While there is no inherent right for grandparents to spend time with or care for their grandchildren, the Family Law Act does provide some protection for grandparents. When it comes to settling custody disputes, the court is always going to act with the best interest of the child at heart. Sometimes, this will require removing a child from the care and custody of a parent and placing that child with a grandparent. Although rare, circumstances do exist which warrant this type of action.
There are two ways in which a grandparent may seek a parenting order. The first is by making an application to communicate with and spend time with their grandchild. This type of application may be appropriate where a parent has chosen to sever are relationship with the grandparent, and is not allowing the grandparent to spend meaningful time with the grandchild. A grandparent may make this application regardless of whether the parents are separated or not.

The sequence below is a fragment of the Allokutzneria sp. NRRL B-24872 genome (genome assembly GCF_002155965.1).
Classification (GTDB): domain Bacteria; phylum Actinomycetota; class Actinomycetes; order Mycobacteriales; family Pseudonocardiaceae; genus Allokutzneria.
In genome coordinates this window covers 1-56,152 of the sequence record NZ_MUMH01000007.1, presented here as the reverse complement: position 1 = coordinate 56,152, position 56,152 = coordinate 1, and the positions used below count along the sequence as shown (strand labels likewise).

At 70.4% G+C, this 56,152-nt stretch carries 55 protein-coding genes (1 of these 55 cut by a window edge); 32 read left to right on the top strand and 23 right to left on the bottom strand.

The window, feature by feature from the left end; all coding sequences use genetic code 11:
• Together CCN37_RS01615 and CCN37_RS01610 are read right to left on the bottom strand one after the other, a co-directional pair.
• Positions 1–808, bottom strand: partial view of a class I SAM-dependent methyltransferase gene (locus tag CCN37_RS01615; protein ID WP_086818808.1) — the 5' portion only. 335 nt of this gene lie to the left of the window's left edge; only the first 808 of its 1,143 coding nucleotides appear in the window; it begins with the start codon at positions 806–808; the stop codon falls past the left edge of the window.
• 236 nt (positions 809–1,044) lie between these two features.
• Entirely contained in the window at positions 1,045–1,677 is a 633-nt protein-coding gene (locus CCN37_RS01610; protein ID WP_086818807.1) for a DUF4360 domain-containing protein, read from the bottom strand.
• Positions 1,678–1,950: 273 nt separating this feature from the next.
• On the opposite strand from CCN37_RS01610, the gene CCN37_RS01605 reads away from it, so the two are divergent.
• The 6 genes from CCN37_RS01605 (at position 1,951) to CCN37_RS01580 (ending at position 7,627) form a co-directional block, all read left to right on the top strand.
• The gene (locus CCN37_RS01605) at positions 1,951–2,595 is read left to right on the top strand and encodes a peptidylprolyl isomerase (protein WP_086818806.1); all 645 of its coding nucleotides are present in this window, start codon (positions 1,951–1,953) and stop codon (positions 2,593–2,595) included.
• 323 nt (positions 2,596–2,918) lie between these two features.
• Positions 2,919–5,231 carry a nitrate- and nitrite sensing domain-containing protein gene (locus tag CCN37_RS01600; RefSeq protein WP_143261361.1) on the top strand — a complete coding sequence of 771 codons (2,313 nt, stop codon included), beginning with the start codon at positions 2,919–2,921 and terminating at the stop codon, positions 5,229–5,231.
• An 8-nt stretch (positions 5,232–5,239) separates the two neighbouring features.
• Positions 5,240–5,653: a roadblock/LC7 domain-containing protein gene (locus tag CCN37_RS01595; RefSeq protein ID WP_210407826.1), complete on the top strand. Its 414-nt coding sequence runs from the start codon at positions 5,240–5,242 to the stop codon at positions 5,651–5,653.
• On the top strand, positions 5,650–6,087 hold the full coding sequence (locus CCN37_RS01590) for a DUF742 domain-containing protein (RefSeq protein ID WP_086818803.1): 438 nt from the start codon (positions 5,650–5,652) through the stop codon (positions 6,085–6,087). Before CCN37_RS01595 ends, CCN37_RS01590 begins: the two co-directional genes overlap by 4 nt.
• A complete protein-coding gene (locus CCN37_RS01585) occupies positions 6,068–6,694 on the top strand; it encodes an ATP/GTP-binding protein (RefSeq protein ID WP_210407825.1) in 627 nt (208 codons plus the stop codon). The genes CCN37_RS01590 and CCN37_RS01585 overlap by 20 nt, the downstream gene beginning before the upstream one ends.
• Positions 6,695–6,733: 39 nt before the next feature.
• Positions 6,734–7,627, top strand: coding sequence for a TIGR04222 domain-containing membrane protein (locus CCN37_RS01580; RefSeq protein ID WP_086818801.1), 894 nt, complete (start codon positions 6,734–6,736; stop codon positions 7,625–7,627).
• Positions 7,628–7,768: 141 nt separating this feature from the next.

The second action available to grandparents is to apply for an order seeking parental responsibility for the child. This action will only be appropriate in extreme circumstances, where both parents have proven they are unfit or unwilling to care for the child.
Grandparents who are concerned about visitation rights may rest assured that they are permitted to take action seeking visitation, and sometimes-even custody, of their grandchildren. The guiding principle in custody actions is ‘what is in the best interest of the child,’ and the relationship between a child and their grandparent will certainly be considered. If the grandparents had historically been present and involved in the child’s life the court will be inclined to allow the grandparent to continue this relationship despite the breakdown of the parent’s relationship and their subsequent refusal to let the child spend time with the grandparent.